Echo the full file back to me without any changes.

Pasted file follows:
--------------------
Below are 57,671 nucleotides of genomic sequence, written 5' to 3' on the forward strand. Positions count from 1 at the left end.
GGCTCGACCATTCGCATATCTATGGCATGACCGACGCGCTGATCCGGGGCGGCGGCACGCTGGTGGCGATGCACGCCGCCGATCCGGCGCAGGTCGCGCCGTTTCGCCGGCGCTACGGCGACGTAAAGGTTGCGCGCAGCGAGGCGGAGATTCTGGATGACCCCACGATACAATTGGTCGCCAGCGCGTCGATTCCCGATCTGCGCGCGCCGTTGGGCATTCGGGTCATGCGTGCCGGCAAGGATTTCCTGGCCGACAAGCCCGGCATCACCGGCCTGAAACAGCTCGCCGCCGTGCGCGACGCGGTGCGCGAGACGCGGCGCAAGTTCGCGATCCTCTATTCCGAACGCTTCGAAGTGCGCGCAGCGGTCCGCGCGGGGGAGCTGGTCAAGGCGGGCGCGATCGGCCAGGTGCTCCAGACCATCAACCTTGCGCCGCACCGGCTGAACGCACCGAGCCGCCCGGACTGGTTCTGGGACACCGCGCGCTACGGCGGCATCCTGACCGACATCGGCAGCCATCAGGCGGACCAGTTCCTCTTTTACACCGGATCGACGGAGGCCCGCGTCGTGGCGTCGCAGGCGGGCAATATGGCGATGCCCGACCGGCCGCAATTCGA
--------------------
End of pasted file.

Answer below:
Below are 57,671 nucleotides of genomic sequence, written 5' to 3' on the forward strand. Positions count from 1 at the left end.
GGCTCGACCATTCGCATATCTATGGCATGACCGACGCGCTGATCCGGGGCGGCGGCACGCTGGTGGCGATGCACGCCGCCGATCCGGCGCAGGTCGCGCCGTTTCGCCGGCGCTACGGCGACGTAAAGGTTGCGCGCAGCGAGGCGGAGATTCTGGATGACCCCACGATACAATTGGTCGCCAGCGCGTCGATTCCCGATCTGCGCGCGCCGTTGGGCATTCGGGTCATGCGTGCCGGCAAGGATTTCCTGGCCGACAAGCCCGGCATCACCGGCCTGAAACAGCTCGCCGCCGTGCGCGACGCGGTGCGCGAGACGCGGCGCAAGTTCGCGATCCTCTATTCCGAACGCTTCGAAGTGCGCGCAGCGGTCCGCGCGGGGGAGCTGGTCAAGGCGGGCGCGATCGGCCAGGTGCTCCAGACCATCAACCTTGCGCCGCACCGGCTGAACGCACCGAGCCGCCCGGACTGGTTCTGGGACACCGCGCGCTACGGCGGCATCCTGACCGACATCGGCAGCCATCAGGCGGACCAGTTCCTCTTTTACACCGGATCGACGGAGGCCCGCGTCGTGGCGTCGCAGGCGGGCAATATGGCGATGCCCGACCGGCCGCAATTCGA